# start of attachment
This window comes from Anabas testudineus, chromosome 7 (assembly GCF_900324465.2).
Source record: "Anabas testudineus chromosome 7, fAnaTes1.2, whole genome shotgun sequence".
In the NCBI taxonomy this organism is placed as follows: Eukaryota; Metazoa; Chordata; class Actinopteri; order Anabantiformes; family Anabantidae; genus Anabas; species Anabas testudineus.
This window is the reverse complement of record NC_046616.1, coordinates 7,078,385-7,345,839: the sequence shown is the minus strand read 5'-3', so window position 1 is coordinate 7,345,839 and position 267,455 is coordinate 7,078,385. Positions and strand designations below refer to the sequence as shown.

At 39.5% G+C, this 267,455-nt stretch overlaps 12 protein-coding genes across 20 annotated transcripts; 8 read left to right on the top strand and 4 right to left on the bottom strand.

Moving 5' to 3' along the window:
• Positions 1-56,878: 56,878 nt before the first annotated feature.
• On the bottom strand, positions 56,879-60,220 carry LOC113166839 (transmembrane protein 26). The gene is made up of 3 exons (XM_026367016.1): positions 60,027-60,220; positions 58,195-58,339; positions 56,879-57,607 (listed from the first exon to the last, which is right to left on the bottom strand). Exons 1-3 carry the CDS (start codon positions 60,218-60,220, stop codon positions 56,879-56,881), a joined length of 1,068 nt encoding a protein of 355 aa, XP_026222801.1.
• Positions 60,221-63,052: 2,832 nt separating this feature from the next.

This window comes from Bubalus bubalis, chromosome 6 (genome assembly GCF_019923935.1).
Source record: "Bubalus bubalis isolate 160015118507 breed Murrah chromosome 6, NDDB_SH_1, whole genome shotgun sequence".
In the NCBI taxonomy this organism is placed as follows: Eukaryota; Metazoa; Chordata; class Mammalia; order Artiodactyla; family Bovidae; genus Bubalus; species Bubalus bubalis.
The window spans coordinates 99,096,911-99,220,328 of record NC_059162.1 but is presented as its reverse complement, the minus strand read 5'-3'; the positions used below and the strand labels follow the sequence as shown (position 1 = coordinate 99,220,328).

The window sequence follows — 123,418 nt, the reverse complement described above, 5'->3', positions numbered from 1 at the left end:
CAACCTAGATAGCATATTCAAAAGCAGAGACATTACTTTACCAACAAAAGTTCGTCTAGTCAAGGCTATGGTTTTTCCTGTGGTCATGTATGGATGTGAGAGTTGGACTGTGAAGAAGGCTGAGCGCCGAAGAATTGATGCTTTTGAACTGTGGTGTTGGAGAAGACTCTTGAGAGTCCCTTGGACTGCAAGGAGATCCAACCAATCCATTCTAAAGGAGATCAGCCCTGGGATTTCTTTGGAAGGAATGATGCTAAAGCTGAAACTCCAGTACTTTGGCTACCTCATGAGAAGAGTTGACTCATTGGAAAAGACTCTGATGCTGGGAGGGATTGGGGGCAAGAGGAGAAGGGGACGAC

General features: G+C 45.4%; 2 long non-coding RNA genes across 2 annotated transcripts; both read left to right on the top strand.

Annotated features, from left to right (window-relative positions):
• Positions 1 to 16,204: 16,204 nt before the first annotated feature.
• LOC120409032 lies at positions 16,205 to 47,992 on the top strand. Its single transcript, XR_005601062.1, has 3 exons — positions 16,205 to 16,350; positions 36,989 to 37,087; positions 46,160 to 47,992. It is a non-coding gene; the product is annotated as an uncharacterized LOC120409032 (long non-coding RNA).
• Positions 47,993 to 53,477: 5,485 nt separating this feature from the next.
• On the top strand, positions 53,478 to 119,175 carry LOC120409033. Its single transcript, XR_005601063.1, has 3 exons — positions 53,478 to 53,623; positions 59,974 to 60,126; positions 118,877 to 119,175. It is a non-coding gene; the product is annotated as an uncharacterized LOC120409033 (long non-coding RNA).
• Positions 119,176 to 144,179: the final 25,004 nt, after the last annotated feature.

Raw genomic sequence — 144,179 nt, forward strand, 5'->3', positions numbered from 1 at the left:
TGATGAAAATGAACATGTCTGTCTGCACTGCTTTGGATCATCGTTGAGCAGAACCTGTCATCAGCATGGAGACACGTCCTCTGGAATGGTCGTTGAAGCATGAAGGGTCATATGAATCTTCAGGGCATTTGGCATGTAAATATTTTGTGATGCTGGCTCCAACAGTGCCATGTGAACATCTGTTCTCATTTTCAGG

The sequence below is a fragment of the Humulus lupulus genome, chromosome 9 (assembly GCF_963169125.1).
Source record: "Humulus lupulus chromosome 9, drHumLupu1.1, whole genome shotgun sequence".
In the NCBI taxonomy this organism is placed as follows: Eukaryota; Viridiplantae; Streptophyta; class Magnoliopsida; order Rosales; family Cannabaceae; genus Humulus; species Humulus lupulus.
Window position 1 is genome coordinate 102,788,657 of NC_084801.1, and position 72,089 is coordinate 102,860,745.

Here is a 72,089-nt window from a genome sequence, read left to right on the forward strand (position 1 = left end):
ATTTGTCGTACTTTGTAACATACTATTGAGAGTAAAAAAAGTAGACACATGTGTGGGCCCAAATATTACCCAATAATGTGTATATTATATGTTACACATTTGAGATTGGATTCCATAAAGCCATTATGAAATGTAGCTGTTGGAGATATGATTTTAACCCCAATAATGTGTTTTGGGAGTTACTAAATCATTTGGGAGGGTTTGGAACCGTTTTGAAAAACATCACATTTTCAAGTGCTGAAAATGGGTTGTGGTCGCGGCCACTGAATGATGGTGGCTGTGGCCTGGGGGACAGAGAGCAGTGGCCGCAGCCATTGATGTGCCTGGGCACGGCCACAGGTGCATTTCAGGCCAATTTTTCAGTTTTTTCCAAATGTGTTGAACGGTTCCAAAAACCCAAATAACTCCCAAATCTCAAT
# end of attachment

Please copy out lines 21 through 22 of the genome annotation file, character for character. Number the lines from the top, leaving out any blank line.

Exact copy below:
• On the top strand, positions 53,478 to 119,175 carry LOC120409033. Its single transcript, XR_005601063.1, has 3 exons — positions 53,478 to 53,623; positions 59,974 to 60,126; positions 118,877 to 119,175. It is a non-coding gene; the product is annotated as an uncharacterized LOC120409033 (long non-coding RNA).
• Positions 119,176 to 144,179: the final 25,004 nt, after the last annotated feature.